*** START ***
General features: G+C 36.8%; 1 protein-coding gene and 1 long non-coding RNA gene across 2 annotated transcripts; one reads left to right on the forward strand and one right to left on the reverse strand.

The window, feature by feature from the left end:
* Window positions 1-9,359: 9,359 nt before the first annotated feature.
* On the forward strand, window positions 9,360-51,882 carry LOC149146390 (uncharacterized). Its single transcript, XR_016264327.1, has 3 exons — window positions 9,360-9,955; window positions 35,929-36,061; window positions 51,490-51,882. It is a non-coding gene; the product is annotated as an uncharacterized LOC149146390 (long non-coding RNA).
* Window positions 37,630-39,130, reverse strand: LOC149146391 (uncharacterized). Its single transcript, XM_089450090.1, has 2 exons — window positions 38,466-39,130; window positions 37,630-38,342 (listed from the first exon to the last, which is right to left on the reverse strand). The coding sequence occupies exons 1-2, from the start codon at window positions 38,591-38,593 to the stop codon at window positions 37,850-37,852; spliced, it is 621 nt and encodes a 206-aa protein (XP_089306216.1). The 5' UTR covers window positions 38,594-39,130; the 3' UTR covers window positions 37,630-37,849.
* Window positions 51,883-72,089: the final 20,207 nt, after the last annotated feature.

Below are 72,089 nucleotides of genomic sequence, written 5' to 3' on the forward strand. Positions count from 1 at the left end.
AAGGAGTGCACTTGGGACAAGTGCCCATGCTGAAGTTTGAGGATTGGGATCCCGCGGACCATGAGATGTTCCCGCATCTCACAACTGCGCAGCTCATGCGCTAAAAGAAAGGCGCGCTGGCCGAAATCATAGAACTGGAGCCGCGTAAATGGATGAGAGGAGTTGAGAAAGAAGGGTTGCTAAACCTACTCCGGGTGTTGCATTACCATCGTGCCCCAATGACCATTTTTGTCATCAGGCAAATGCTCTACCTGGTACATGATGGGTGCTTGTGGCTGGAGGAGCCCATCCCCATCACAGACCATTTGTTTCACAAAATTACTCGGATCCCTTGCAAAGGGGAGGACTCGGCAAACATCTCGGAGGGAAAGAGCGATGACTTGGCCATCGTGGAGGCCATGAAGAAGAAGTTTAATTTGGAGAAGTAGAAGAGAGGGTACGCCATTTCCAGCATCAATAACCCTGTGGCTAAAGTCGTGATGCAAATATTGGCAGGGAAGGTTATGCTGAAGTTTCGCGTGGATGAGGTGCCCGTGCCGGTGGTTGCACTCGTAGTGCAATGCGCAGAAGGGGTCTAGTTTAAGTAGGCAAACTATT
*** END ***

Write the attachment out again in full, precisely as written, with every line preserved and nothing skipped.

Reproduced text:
General features: G+C 36.8%; 1 protein-coding gene and 1 long non-coding RNA gene across 2 annotated transcripts; one reads left to right on the forward strand and one right to left on the reverse strand.

The window, feature by feature from the left end:
* Window positions 1-9,359: 9,359 nt before the first annotated feature.
* On the forward strand, window positions 9,360-51,882 carry LOC149146390 (uncharacterized). Its single transcript, XR_016264327.1, has 3 exons — window positions 9,360-9,955; window positions 35,929-36,061; window positions 51,490-51,882. It is a non-coding gene; the product is annotated as an uncharacterized LOC149146390 (long non-coding RNA).
* Window positions 37,630-39,130, reverse strand: LOC149146391 (uncharacterized). Its single transcript, XM_089450090.1, has 2 exons — window positions 38,466-39,130; window positions 37,630-38,342 (listed from the first exon to the last, which is right to left on the reverse strand). The coding sequence occupies exons 1-2, from the start codon at window positions 38,591-38,593 to the stop codon at window positions 37,850-37,852; spliced, it is 621 nt and encodes a 206-aa protein (XP_089306216.1). The 5' UTR covers window positions 38,594-39,130; the 3' UTR covers window positions 37,630-37,849.
* Window positions 51,883-72,089: the final 20,207 nt, after the last annotated feature.

Below are 72,089 nucleotides of genomic sequence, written 5' to 3' on the forward strand. Positions count from 1 at the left end.
AAGGAGTGCACTTGGGACAAGTGCCCATGCTGAAGTTTGAGGATTGGGATCCCGCGGACCATGAGATGTTCCCGCATCTCACAACTGCGCAGCTCATGCGCTAAAAGAAAGGCGCGCTGGCCGAAATCATAGAACTGGAGCCGCGTAAATGGATGAGAGGAGTTGAGAAAGAAGGGTTGCTAAACCTACTCCGGGTGTTGCATTACCATCGTGCCCCAATGACCATTTTTGTCATCAGGCAAATGCTCTACCTGGTACATGATGGGTGCTTGTGGCTGGAGGAGCCCATCCCCATCACAGACCATTTGTTTCACAAAATTACTCGGATCCCTTGCAAAGGGGAGGACTCGGCAAACATCTCGGAGGGAAAGAGCGATGACTTGGCCATCGTGGAGGCCATGAAGAAGAAGTTTAATTTGGAGAAGTAGAAGAGAGGGTACGCCATTTCCAGCATCAATAACCCTGTGGCTAAAGTCGTGATGCAAATATTGGCAGGGAAGGTTATGCTGAAGTTTCGCGTGGATGAGGTGCCCGTGCCGGTGGTTGCACTCGTAGTGCAATGCGCAGAAGGGGTCTAGTTTAAGTAGGCAAACTATT